Hiking the Via Alpina
The boots: seams fraying, insoles permanently stinky, and every square inch of the outside covered in cow poo, goat muck and sheep s$%t – yup it was time to trade them in for new ones. And I did, leaving the old ones in the boot shop in Vevey. For a mad, fleeting moment I thought of having them bronzed – but no. I had 604 photos to prove that I’d just trekked 19 days over 360 kilometres with more than 20,000 metres of elevation over the high passes from one end of Switzerland to the other – solo. My feet were taped up, my left knee was giving out, but darn it, I’d done what I’d set out to do. And it felt pretty darn good.
It was not this summer’s smoke that drove me to Europe. No – it was simply a browse through Facebook and a post from a friend of a friend with a link to the Via Alpina home page. I’ve hiked a lot in Switzerland and love it – so for me this was prime clickbait. I read it: hike from east to west, climb over the passes; start in Sargans on the border with Lichtenstein and finish in Montreux. Eighteen days! Carry a light pack and stay in village inns or mountain huts every night!
It was irresistible.
A week later I was flying to Zurich.
I’d packed adequate clothing for all sorts of weather, a bare minimum of toiletries and my iPad in my multi-day pack. Still, it weighed in at about 25 pounds. Light enough, I told myself. And of course, I’d left enough room for chocolate at the end of the trip.
My connections went smoothly, I bought a train ticket to Sargans at the Zurich airport and was whisked away to my start point on the eastern border of the country.
Hotel reservations or hut reservations along the way? Who needs them? Plans might change… I’ll probably want a rest day somewhere.
One hotel was open in Sargans at 6 p.m. and it was full. I wandered the town. I talked to locals. Surely there had to be a bed somewhere.
After an hour of plodding, I decided I would sleep in the train station. Feeling dejected I tried The Post one last time – a cancellation maybe?
Yes – a cancellation! Happy dance – or at least there would have been if I’d had the energy. My “single” room was the cancelled suite. Lovely. A hot shower, laundry (a daily must), a hearty Swiss meal of eggs, potatoes and cheese, because the Swiss put cheese on everything. And bed.
Stage 1: Sargans – Mels – Weistannen
The idea of stage one is to start you off easy – say about a 5-hour hike of 13K crossing a pass with an elevation gain of only 650 metres. What my Cicerone guidebook didn’t take into account was severe jetlag. Nor did it say anything about 30-plus degree heat and a fair amount of humidity.
Sargans is a sizeable town. Happily, finding my way through it was a cinch thanks to brilliant Swiss signing. At every corner and intersection, a yellow arrowed sign plus the Via Alpina green flashings.
I walked through pretty Swiss countryside, loving the chalets and the jingle of cowbells and of course, the cows – so photogenic. (I think they know about tourists and spend their time at the side of the trail posing).
I wandered over the gentle pass and drifted into my next lodging (rooms available!) in the tiny village of Weistannen at least an hour ahead of the guidebook schedule and opted to save money by sleeping in the dorm.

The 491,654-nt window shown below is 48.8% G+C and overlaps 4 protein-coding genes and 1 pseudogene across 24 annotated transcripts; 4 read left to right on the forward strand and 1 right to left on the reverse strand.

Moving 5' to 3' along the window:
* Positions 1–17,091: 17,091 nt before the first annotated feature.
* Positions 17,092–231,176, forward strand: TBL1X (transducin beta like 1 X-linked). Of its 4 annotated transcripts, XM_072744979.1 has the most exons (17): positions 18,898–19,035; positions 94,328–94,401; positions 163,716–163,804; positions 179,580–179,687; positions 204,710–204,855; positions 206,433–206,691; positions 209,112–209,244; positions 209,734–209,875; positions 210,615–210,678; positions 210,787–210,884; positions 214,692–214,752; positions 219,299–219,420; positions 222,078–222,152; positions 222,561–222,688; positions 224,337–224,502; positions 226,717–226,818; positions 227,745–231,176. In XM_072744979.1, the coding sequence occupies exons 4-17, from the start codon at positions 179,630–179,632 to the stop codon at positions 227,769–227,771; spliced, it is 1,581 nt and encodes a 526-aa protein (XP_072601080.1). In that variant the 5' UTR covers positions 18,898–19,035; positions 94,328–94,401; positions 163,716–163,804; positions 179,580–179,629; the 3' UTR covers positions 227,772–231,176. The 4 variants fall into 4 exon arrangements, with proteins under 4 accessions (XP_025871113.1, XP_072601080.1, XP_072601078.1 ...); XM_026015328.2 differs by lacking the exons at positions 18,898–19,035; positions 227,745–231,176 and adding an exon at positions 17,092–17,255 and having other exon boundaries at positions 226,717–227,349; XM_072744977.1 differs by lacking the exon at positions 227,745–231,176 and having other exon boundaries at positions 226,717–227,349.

Jetlag was still with me, not helped by prolific snoring from another occupant. Oh well!
Stage 2 – Weistannen – Foo Pass – Elm
I was prepared – today the real work would begin – 1300 metres up to the Foo Pass and 1320 down to the next village – Elm. Getting up early was not a problem. At 6 a.m. every church in the village decided it was time for us to rise – all of us. The clarion call continued for a good 15 minutes – no snooze buttons. We were awake and ready to go.
The first directional sign out of the village indicated 5.5 hours to the pass. Well then. Does that time take a 25-pound pack into account – a pack that was leaving bruises on my hips bones and tailbone?
The trail was steep in spots, lovely in many ways, shaded in places (whew!) and open and hot in the alpine meadows. The views opened up almost immediately and my camera came out.
And after slogging uphill for almost 6 hours, there I was! Foo Pass! Lunch: a sandwich that contained half a pound of cheese from the neighbouring farm plus pickles and tomatoes from the innkeeper’s garden and all of that on freshly baked brown Swiss bread slathered with fresh Swiss alpine butter. Yes – this could well rank as the best part of the day.
After that came the long, long downhill. By the time I limped into Elm my feet were hurting in places that have never hurt before, like between my toes. That night – a private room in a small guesthouse with a shower down the hall.
Stage 3 – Elm – Richetlipass – Linthal
Day 3: one of the big ones: 24.5K, 1490 metres elevation and 1820 metres straight down. Time estimate? Nine hours.
I was on the trail by 7.30 trying to escape some of the heat of the day.
Fat chance of that happening. By 11 a.m. I had wolfed down a power bar thinking, the pass can’t be that much farther.
It was. I went through my two litres of water and filled up at a farmhouse – cold and fresh straight from a mountain spring. When I finally caught sight of the pass it seemed impossible – but you just keep putting one foot in front of the other. And then, hurrah! There I was. But not there. A couple of hikers who had just crested the pass from the other side set me straight – oh no – there are two passes today and that one you see way over there across the valley? That’s the pass.
And so down and down all that painfully won elevation, across a gorgeous valley and then up and up and up and finally – hurrah! The pass!